Aug. 13, 1997: Rain didn’t stop close to 17,000 people from attending the hottest concert of the summer at Montage Mountain — the Lilith Fair.
Singer-songwriter Sarah McLachlan conceived the fair, which showcased female singers and performers. Sheryl Crow, Jewel, the Indigo Girls, Lisa Loeb, Shawn Colvin and Suzanne Vega joined her on the Montage Mountain Performing Arts Center that day.
As the women continued to rock on stage, the rain continued to fall.
“Who cares if it’s raining?” concert-goer Cheryl Meier of New Jersey told The Scranton Times. “It’s not like any of us are going to care what our hair looks like, now are we?”
In addition to the music, the fair featured an artisans area where guests could buy jewelry, hand-woven clothing and art. Organizations such as Planned Parenthood and the Sierra Club were on hand to talk to the thousands of attendees as well.
This marked only the second time the Pavilion was sold out for an event, following the Lollapalooza tour in 1992.
With a sellout crowd, Montage officials also encouraged people to carpool to the venue and warned those without a ticket to not come up the mountain.
Despite the suggestions, traffic to the venue was snarled because of the volume of people trying to reach the concert in the late afternoon. It was reported that some attendees were stuck on the Moosic exit ramp off of Interstate 81 for two hours.
Prior to the start of the day of music, McLachlan presented Women’s Resource Center director Peggy Ruddy with a check for $15,500. At each of the stops on the Lilith Fair tour, the fair gave a local women’s charity a portion of its ticket sales. Since the start of the fair in July, the organizers had donated more than $600,000.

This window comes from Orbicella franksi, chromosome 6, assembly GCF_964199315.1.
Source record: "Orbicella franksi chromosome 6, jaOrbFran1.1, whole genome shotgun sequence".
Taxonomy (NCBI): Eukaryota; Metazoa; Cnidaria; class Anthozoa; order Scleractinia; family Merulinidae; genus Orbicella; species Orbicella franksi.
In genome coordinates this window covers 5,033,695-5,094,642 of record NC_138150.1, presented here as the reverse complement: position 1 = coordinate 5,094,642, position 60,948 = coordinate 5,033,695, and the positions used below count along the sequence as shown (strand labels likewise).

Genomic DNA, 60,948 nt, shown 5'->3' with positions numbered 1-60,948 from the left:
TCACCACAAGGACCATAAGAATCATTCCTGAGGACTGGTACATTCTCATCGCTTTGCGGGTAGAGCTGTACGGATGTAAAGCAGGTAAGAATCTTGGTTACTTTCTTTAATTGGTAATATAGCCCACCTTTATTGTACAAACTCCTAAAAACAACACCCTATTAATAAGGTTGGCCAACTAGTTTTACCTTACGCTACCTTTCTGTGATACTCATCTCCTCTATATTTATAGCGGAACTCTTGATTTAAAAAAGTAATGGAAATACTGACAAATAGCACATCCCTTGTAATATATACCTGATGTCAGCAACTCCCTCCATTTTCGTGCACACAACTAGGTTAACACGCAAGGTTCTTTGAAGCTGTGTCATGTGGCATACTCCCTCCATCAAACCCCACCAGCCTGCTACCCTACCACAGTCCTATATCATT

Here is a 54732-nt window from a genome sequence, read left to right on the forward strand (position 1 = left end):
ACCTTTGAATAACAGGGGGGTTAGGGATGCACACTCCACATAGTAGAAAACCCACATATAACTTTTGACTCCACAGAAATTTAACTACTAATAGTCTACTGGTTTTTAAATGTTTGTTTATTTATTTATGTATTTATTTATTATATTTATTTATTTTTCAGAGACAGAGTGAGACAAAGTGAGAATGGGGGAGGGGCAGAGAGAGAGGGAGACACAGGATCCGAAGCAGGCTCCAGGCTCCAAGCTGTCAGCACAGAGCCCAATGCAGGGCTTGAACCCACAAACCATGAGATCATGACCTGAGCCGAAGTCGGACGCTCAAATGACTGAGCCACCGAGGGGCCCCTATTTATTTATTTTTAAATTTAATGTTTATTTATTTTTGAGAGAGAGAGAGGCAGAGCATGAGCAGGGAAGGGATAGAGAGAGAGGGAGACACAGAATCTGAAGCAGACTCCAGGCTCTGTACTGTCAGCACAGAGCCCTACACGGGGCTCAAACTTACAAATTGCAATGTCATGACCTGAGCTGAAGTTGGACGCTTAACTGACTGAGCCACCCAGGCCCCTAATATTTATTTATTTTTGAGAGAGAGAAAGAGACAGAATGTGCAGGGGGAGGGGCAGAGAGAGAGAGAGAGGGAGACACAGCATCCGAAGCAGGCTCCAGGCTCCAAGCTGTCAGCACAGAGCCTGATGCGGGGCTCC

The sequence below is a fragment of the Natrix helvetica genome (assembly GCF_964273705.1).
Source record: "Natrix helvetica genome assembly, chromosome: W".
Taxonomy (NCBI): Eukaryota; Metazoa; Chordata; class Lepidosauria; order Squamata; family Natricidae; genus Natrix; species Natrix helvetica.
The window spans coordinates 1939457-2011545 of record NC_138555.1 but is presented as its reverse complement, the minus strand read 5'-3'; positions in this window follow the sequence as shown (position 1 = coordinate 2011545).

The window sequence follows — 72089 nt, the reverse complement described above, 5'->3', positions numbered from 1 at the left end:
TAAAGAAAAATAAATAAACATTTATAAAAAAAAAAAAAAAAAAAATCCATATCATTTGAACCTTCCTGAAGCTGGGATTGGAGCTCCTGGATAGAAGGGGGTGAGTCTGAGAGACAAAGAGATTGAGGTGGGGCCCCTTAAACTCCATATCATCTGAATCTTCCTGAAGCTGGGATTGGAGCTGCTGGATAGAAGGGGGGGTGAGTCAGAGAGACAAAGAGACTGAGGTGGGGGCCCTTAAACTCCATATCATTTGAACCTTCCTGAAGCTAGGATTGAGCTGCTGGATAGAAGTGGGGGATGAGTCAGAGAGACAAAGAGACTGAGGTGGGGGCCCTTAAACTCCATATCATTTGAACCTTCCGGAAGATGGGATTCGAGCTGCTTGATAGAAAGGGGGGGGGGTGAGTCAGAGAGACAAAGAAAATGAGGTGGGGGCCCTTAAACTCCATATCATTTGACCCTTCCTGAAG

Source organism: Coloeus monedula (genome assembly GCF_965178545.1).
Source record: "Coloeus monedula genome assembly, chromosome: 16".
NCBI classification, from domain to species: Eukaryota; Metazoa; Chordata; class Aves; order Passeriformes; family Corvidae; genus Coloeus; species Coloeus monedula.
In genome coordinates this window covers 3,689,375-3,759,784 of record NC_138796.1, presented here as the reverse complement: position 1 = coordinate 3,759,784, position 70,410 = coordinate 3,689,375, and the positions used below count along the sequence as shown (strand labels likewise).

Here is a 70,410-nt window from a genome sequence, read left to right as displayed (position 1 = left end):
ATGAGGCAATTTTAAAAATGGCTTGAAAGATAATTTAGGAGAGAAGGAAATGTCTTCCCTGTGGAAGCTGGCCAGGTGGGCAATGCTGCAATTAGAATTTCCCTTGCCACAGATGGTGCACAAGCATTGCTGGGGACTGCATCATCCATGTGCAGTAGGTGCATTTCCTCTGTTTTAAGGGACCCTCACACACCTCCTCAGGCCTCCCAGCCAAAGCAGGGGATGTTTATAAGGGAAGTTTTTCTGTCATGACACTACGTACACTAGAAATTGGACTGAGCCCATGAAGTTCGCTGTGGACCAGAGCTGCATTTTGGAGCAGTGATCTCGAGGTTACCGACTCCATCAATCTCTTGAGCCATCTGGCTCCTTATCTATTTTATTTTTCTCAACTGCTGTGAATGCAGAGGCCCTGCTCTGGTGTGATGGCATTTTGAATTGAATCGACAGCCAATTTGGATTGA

The Lilith Fair continued in the summers of 1998 and 1999. In 2010, a revival of the Fair was put together, but it was not as successful as the original. Several of the early tour stops were canceled, and numerous headliners, including Kelly Clarkson and Norah Jones, left the tour.
In 2017, McLachlan spoke to Rolling Stone for an article marking the fair’s 20th anniversary. She said of the 2010 tour that “our intentions, in hindsight, weren’t really pure. It’s like, ‘Oh, this would be great to do this again. I’ve got a new record out and it worked last time.’ We didn’t look at how all those women who came to the shows in the ’90s now have children and jobs and mortgages.”
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Brian Fulton has been the librarian at The Times-Tribune for the past 14 years. On his blog, Historically Hip, he writes about the great concerts, plays/musicals and celebrity happenings that have taken place throughout NEPA. He once won a chili cook-off with a kielbasa and three pepper chili, and he competed and was crowned grand champion on an episode of NPR quiz show “Ask Me Another.” Contact: firstname.lastname@example.org; 570-348-9140; or @TTPagesPast